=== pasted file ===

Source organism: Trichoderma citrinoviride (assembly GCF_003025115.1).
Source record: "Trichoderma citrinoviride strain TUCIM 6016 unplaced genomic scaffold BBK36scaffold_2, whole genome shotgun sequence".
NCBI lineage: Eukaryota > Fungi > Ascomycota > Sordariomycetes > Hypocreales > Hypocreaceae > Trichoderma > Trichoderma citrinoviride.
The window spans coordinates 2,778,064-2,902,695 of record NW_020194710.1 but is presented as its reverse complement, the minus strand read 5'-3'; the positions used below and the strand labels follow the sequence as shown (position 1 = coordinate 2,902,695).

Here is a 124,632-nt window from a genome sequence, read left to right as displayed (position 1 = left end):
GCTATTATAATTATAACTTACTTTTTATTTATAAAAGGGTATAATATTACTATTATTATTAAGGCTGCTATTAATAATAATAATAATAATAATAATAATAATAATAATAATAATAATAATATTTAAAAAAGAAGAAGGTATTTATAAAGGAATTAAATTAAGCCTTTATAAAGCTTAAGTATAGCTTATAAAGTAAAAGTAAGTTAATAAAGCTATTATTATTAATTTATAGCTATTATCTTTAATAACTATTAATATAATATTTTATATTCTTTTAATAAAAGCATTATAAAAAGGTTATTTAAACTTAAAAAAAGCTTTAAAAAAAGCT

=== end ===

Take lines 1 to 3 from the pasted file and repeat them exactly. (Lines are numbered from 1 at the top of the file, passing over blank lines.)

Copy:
Source organism: Trichoderma citrinoviride (assembly GCF_003025115.1).
Source record: "Trichoderma citrinoviride strain TUCIM 6016 unplaced genomic scaffold BBK36scaffold_2, whole genome shotgun sequence".
NCBI lineage: Eukaryota > Fungi > Ascomycota > Sordariomycetes > Hypocreales > Hypocreaceae > Trichoderma > Trichoderma citrinoviride.